How Toronto’s Papers Covered the Quebec City Mosque Shooting
Today, the dailies are all focused on one big story.
In Front Page Challenge, Torontoist analyzes the best and worst of Toronto’s major dailies.
A shocking wave of Islamophobia swept across North America in the last few days, partly kicked off by President Trump’s executive order banning travellers and refugees from seven specific Muslim-majority countries. The decision sparked legal challenges and massive protests at airports across the U.S. On Sunday night, Canadians watched a deadly attack on a mosque in Quebec City, where six people were killed and several others injured. Alexandre Bissonnette, known in Quebec City’s activist circles as an “online troll,” has been identified as the suspect in the attack. How are Toronto’s daily newspapers interpreting these terrible events?
The Globe and Mail
The Globe provides a strong cover photo taken at last night’s vigil for the victims of the attack. Today’s cover is almost entirely devoted to the aftermath of the murders, including more details emerging about the suspect, a Laval University student with a history of online posts in support of extreme right-wing French nationalism. The Globe front also includes a feature on the lives of the six victims of the attack, as well as opinion pieces on how the shooting (and America’s new immigration policies) are changing “the debate over immigration, religion and identity.”
Kudos to the National Post for taking the unusual (for them) step of describing an alleged attack by a white nationalist on a Canadian mosque as an act of “terror” in their banner headline. Conservative newspapers often describe such incidents as the act of a “lone wolf,” not on behalf of any movement or ideology. Like the Globe, the Post devotes the entire front page to coverage of this attack, including profiles of the victims and of the accused killer. Andrew Coyne‘s column chastises the rush to judgment in the wake of this murder, from Islamophobic rumours that the killers were Muslim to the finger-pointing in the wake of the attack identifying anyone besides Bissonnette as a suspect—including President Trump and the button-pushing Conservative leadership campaign of Kellie Leitch.
The Star places the front-page emphasis this morning on the faces and names of the six men killed in the rampage. Chantal Hébert’s column tears the Prime Minister a new one this morning, saying that especially in the wake of the White House linking Trump’s entry ban to the violence at the Quebec City mosque, Justin Trudeau’s silence on the matter beyond “Diversity is Our Strength” bromides is a woefully insufficient response. The column argues that Trudeau’s approach so far reveals the limits of Canada’s power to stand in the way of America’s new Islamophobic immigration policy, despite our country being well-positioned to do so. The Star is the only Toronto paper that devotes significant front-page space to the continuing American protests against Trump’s executive orders, with Daniel Dale reporting on what may be the new American way of life: daily protests that challenge not only Trump, but the Democrats. So far, the Dems have been, for the most part, going along with the new president’s cabinet picks.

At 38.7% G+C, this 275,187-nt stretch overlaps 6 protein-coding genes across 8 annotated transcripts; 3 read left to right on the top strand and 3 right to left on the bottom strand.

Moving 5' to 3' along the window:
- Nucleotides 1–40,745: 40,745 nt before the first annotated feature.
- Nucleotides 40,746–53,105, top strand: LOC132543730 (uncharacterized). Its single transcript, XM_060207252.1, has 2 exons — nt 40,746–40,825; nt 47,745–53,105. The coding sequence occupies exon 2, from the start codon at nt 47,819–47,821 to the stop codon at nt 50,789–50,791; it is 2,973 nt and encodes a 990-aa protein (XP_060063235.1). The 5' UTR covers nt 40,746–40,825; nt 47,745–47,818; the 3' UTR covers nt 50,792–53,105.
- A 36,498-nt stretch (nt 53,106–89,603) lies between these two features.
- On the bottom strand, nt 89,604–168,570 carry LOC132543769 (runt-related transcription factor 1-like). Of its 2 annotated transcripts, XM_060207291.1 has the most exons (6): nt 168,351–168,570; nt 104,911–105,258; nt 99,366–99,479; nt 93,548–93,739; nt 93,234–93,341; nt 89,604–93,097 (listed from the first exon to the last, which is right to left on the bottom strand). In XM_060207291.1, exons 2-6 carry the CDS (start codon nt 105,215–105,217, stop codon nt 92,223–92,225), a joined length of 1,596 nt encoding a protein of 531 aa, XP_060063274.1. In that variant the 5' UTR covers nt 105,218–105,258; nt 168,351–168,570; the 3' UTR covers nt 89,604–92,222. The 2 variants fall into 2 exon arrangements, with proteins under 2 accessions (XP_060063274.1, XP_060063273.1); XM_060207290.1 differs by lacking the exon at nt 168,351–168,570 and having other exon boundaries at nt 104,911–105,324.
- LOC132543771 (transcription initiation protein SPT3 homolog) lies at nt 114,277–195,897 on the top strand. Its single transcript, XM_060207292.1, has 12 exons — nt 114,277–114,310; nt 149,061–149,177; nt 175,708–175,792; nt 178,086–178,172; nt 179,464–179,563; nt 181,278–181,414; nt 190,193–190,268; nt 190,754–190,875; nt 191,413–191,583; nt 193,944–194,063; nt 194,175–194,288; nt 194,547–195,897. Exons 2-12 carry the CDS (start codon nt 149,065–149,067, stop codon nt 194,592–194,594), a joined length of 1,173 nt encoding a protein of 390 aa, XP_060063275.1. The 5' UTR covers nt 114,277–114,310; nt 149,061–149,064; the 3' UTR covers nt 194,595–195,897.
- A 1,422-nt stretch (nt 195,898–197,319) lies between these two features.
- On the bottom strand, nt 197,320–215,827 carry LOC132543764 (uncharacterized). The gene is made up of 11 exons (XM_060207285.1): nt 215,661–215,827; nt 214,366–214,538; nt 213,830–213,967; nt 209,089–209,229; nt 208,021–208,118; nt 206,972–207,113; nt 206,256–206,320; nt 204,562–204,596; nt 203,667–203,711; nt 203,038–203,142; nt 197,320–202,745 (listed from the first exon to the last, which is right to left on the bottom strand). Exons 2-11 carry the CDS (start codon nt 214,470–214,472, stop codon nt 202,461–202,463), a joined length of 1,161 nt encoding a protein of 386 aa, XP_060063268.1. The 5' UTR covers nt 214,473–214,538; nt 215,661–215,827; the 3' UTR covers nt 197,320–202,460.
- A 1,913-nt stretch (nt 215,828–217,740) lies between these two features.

Metro‘s coverage doesn’t distinguish itself this morning the way one might expect from the paper with the most sympathy for activist movements and social justice. Instead of providing front-page coverage of, for example, the swelling crowd of protestors gathered in front of the American Consulate yesterday, they’re running the same Chantal Hébert column that’s also on the front page of the Toronto Star.
“Lone Wolf?” asks the Toronto Sun this morning in their coverage of the murders in Quebec City—but the question mark in the headline is basically superfluous. The Sun‘s subhead takes pains to point out that Bissonnette is “accused” of the crime, notes that he had “no links to terror,” and begrudgingly admits that he held “Islamophobic viewpoints.” Bissonnette’s Facebook profile has been reported to include statements supporting the National Front in France and the nationalism espoused by Trump, while decrying Muslim immigration. The Sun isn’t known for being this careful to give such benefit of the doubt for most people accused of terrorism. Elsewhere on the front page, the Sun is the paper that takes the dimmest view of the anti-Trump protest movement, even providing praise for Trump’s U.S. entry ban from “Trump Country,” with his supporters fully in support of his actions: “In their view, Democrats and liberal snowflakes and soft-hearted do-gooders just need to calm down. Trump is being Trump. ‘He’s going to do what he says and says what he does…that’s a little frightening for some people.’
This week’s winner: The paper with the most complete coverage of the Mosque attack (and the strongest front-page imagery) is the Globe and Mail.
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|Globe and Mail||1|
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